Give it a chance, for it is more than is usually made of it. If you conquer the challenge, you'll surely come to like it somewhat. And for an old, forgotten game, that is a sufficient honour.

Now for that idea thing.


The game that could be

Haunted Castle is flawed. Heavily. But it's not a lost cause, far from it. I consider it a more complete package than, say, the DS games. There is something that draws me to it time and time again, and I would not like that certain quality to be lost to the times.

Why not remake it?

What, another Simon game? Yes, but hear me out here. It worked before. Chronicles was a remake of a remake, yet it still ruled. And that was only a rather minor facelift to an old classic (does not make it any worse for it, but yeah). Another thing that Haunted Castle has over Chronicles is that it doesn't follow the formula of the original as closely, rather, it reinvents it with completely new stages, music, and the plot premise. It's like Super Castlevania IV in that respect.

I suggest this to be put onto the PSP. Dracula X Chronicles, if anything, proved that remakes are awesome. And the possibilities of this! They can make it better. Far more than the original was, because this time the difficulty can make sense, since we're not pushing quarters in the machine to keep on playing. Not to mention the musical score, which has been recognized somewhat by Yamane and others in remixes. That can also be restored. Simon's design could also take some subtle hints from the original, blue-haired one. The campy plot is good material for a beautiful intro like DXC's, I can see the wedding ceremony taking place in my mind.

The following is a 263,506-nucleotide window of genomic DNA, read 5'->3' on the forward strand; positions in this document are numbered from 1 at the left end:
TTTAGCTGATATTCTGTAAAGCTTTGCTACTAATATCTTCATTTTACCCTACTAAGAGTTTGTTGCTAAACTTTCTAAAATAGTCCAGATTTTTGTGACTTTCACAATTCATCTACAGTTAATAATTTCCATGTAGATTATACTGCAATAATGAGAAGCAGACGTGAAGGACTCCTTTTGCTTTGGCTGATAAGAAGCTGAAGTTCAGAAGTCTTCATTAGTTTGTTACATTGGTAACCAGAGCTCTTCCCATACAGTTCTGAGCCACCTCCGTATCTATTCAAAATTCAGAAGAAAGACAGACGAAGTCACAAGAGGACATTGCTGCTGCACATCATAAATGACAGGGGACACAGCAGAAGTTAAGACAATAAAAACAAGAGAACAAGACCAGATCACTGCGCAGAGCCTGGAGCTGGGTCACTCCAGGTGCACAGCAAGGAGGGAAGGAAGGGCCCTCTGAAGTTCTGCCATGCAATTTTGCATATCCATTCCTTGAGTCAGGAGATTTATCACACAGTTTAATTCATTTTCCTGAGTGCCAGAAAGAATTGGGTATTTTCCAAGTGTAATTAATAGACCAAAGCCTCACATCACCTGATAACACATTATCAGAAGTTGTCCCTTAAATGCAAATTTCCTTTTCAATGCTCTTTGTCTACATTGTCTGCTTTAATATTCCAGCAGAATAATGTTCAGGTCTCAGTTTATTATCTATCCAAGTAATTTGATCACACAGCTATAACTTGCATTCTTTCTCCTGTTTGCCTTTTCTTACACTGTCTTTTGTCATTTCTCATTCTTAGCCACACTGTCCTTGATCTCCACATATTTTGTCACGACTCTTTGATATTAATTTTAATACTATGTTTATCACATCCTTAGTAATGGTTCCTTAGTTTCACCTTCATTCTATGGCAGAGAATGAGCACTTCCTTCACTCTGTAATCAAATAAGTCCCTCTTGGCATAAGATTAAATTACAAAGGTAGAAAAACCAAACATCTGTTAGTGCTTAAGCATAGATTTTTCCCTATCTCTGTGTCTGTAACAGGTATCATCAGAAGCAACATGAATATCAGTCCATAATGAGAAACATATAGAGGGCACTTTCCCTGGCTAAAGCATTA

Since just one game would not probably please the general audience after a package like DXC, I say include the original Haunted Castle, and *wait for it*... remake Simon's Quest as well. Yes, this is the way to do it. They are the two parts of Simon's saga, and I consider them somewhat as sister games, due to the general obscure nature they both have and shared musical tracks. They could modify the stories to compliment each other, like having Simon's wife die in Haunted Castle's remake and then she being the one to tell Simon of his curse seven years later, instead of some random maiden in a dream. Then, name the package something like "Demon Castle Dracula", to hearken back towards Haunted Castle and being a direct translation from the original game's title.

This is the chance to better both games, and send a final, definitive tribute to Simon Belmont. It's a dream project that everyone would like to see come true, I'm sure.